Grief and Alcohol: How To Cope With Loss Without Drinking

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Grief is a response to deep sorrow, often caused by the loss of a loved one. It’s a heavy emotion that’s painful to process, and many people turn to coping mechanisms like alcohol. Alcohol is also included in a variety of grieving rituals, such as toasting to someone’s life at a funeral reception.

But is alcohol truly helpful to the grieving process? Is drinking to numb pain dangerous? And what alternatives can grieving people turn to for healing?

Here’s why grief and alcohol aren’t a good combination, and what else you can do to cope with the pain of loss.

Why Do People Use Alcohol To Manage Grief?

candles on a dark background grieving
Photo by Mike Labrum on Unsplash

In general, some of the most common motives for alcohol use include enhancing positive emotions and alleviating negative ones. Alcohol has a temporary calming effect on the nervous system, and people frequently use alcohol to cope with stressful situations—including difficulties at work, divorce, relationship issues, and loss.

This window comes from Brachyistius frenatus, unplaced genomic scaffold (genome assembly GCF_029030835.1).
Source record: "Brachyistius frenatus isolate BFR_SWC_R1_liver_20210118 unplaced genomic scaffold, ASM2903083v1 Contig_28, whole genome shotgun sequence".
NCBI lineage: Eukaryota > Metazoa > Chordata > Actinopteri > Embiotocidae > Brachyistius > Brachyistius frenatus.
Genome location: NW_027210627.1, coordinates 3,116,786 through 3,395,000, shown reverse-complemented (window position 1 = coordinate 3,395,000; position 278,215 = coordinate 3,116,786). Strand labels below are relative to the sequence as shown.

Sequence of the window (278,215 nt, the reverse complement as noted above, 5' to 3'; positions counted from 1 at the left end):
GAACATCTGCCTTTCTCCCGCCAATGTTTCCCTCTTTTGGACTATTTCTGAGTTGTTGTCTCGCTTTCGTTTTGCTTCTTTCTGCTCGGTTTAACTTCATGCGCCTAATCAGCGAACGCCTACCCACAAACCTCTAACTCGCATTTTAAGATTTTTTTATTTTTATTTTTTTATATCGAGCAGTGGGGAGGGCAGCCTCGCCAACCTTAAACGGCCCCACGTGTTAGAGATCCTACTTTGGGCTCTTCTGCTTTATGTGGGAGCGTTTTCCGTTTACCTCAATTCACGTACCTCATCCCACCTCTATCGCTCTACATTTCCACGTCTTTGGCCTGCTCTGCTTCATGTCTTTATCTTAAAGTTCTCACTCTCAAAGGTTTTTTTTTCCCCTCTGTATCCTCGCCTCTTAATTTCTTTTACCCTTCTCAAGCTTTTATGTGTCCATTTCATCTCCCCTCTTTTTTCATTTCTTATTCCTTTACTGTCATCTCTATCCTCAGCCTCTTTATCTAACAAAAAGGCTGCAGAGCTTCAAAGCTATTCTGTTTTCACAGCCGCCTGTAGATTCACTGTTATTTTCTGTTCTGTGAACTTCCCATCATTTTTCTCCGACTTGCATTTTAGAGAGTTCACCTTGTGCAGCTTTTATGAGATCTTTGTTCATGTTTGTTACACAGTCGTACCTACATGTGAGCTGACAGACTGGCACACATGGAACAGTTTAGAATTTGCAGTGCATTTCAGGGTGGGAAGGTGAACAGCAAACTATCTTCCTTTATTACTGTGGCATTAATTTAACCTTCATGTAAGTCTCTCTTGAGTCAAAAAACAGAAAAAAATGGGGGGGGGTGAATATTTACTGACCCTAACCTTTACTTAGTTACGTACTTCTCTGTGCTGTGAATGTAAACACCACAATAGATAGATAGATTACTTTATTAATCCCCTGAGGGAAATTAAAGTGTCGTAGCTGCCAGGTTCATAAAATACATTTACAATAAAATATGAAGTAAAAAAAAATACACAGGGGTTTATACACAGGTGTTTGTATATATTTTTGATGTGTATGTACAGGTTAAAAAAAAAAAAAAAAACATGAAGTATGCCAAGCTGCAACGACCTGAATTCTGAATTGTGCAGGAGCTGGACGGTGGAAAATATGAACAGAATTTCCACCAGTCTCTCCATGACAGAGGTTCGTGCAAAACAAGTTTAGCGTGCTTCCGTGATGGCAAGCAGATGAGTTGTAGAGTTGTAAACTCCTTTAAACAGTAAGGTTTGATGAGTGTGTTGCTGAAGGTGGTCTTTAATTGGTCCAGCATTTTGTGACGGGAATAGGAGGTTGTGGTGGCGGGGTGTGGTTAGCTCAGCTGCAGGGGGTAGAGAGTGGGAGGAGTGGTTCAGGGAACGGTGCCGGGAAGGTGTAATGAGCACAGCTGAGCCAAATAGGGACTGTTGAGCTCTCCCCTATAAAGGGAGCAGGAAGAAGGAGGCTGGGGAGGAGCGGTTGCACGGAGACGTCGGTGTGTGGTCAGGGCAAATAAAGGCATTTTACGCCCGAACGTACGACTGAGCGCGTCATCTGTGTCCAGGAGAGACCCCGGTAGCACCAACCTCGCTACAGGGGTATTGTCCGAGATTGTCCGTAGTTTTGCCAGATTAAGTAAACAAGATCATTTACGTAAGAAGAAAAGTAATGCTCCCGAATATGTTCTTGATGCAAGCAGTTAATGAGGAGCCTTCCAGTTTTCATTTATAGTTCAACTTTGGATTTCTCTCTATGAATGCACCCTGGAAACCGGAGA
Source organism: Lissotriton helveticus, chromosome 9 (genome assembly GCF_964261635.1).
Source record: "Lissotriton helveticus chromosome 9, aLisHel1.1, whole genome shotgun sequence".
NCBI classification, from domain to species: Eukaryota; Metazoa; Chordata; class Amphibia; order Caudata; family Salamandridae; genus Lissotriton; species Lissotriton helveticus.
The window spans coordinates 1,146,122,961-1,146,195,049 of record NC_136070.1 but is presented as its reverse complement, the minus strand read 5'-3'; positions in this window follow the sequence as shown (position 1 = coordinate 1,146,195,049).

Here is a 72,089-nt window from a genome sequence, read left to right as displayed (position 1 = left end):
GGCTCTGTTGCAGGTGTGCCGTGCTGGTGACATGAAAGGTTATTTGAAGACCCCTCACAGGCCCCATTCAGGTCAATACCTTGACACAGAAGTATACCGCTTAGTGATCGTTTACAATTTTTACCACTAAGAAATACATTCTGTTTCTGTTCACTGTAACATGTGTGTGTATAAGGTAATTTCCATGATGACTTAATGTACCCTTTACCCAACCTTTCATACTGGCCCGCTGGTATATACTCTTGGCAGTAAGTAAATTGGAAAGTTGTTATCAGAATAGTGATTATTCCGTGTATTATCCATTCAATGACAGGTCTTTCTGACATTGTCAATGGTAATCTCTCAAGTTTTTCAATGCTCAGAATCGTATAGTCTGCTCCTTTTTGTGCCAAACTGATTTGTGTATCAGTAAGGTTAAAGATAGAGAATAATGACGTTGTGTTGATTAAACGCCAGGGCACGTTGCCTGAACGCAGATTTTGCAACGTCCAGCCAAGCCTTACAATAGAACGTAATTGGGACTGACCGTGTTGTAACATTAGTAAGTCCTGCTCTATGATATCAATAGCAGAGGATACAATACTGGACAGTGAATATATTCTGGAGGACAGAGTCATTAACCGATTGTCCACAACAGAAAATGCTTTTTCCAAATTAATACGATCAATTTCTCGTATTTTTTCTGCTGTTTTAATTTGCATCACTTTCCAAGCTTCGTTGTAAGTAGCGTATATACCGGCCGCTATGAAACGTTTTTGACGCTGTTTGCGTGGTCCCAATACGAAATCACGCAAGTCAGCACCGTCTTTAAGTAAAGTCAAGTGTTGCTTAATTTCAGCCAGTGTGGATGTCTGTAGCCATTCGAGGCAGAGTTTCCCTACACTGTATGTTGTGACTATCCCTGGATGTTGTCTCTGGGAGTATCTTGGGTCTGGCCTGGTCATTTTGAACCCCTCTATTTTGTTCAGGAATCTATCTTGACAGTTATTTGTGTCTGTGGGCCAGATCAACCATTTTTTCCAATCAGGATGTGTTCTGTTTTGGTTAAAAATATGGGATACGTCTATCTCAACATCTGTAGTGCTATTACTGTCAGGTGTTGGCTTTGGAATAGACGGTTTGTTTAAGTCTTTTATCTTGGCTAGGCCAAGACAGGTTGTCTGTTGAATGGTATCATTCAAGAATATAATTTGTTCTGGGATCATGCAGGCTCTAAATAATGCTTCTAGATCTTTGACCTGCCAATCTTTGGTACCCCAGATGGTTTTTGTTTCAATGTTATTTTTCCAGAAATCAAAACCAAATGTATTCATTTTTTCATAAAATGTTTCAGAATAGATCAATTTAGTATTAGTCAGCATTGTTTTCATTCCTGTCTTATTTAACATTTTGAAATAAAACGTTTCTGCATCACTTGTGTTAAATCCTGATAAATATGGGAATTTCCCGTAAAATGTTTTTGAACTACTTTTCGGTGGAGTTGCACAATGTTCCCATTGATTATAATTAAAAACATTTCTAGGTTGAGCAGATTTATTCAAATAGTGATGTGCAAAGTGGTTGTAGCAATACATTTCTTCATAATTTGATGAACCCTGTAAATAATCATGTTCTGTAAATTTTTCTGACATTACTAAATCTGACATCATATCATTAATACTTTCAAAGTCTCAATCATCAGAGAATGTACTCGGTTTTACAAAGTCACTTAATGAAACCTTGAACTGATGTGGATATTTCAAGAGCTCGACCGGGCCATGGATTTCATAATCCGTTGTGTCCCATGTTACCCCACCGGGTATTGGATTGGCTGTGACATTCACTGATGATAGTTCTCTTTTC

The Holmes-Rahe Stress Index assigns point values to stressful life events, then ranks these events from most to least stressful. At 100 points, the most stressful life event is the loss of a spouse. The fifth most stressful on this index is the death of a close family member, while the death of a friend is ranked seventeenth.1

Considering the above, it’s no surprise that people turn to alcohol in times of grief. Grief is one of the most intensely painful and stressful feelings humans can experience, and there is nothing abnormal or shameful about seeking a way to cope. But is alcohol a healthy or helpful approach to healing?

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Does Alcohol Numb Emotional Pain?

In the short term, alcohol can help mute emotional pain. Long-term, however, drinking alcohol often makes the problem worse. So, why does it sometimes feel like alcohol is helping in the moment?

Alcohol slows the central nervous system, which helps people feel relaxed. It floods the brain with dopamine, creating feelings of euphoria. It also inhibits judgment and memory. Together, these effects can temporarily relieve feelings like sadness and stress.